“Our business model is to make and design lights which last for life, not to make lights which need to be ripped out and replaced every seven years,” he said.

The light gets a big area of even illumination from a single LED, cutting out the waste of numerous light sources. Equally James Dyson’s signature products do the same jobs as traditional appliances, but with something missing: the vacuum cleaner was bagless, the fan is blade-less, and the hand dryer uses no heat, whallah.

LED is digital light, and the advantages versus conventional ‘analog’ lighting are so huge and of major benefit to both the users of this “technology of digital light” as well as also to our planet. Other advantages include their durable quality, design flexibility, low voltage, energy efficiency, zero UV emissions and of course their long life!


Meet El Hierro…The first island powered 100% by wind!

11 Jul

Ahhh the Canary Islands the place of sun and sand…and the first place of 100% wind power! The smallest of the Canary Islands ‘El Hierro’ has become the first Island in the world to be 100% wind-powered. The island is owned by Spain and is located off the coast of Africa. They have built five wind turbines on the North Eastern tip of the Island for a capacity of 11.5 megawatts. The population of El Hierro is 10,162 as of 2003, therefore the 11.5 megawatts would be enough for all the people who live there.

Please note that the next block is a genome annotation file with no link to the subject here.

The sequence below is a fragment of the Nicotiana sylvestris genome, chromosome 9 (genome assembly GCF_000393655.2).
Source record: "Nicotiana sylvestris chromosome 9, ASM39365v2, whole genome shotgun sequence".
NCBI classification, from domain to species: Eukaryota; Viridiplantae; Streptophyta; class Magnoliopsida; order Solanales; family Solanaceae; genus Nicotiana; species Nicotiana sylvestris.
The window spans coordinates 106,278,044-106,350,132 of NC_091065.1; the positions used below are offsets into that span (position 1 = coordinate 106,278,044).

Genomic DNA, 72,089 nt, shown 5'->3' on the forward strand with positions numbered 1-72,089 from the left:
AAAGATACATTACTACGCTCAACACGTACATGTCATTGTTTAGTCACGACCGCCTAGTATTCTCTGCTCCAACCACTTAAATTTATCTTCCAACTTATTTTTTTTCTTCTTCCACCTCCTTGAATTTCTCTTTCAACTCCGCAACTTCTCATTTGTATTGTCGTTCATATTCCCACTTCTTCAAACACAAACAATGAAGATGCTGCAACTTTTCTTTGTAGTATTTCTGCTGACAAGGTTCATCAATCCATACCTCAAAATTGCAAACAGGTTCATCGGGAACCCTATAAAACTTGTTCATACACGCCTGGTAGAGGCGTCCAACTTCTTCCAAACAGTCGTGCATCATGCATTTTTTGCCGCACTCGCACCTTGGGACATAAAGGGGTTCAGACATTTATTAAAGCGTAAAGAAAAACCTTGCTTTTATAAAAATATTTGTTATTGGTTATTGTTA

According to the Ministry for Industry, Tourism and Commerce, El Hierro has become the first island in the world to be energy self-sufficient. They have achieved this through a €54 million project combining a greater than 11 megawatt wind farm and two hydroelectric projects.

They have even implemented a back-up plan for when the wind isn’t blowing! Back-up power will be provided from pumped water storage. The hybrid wind/pumped hydro storage system will store surplus wind power by pumping water up 700 meters (approximately 2,300 feet) to fill the crater of an extinct volcano. When winds are calm or when demand exceeds supply, water will be released from the crater to generate 11.3 MW of electricity, filling an artificial basin created at the bottom of the extinct volcano. Water in the lower basin is then pumped back up again to the upper reservoir when there is excess wind power.

In terms of their carbon footprint, the wind farm and pumped water storage will slash their CO2 emissions by around 18,700 tonnes per year. The project will also eliminate the islands annual consumption of 40,000 barrels of oil. This being said, as a back-up precaution El Hierro will maintain its fuel oil power station. Makes sense I guess?

The closed-loop hybrid wind/hydro system was tested at the end of 2013, and they expect to save approximately £2.5M per year (calculated with January 2011 oil prices).

Hopefully other island nations take encouragement from El Hierro. Many of the surrounding islands burn oil to produce their electricity. The alternative wind, hydro and solar options and much cleaner and potentially make fuel cost free after the initial set up costs.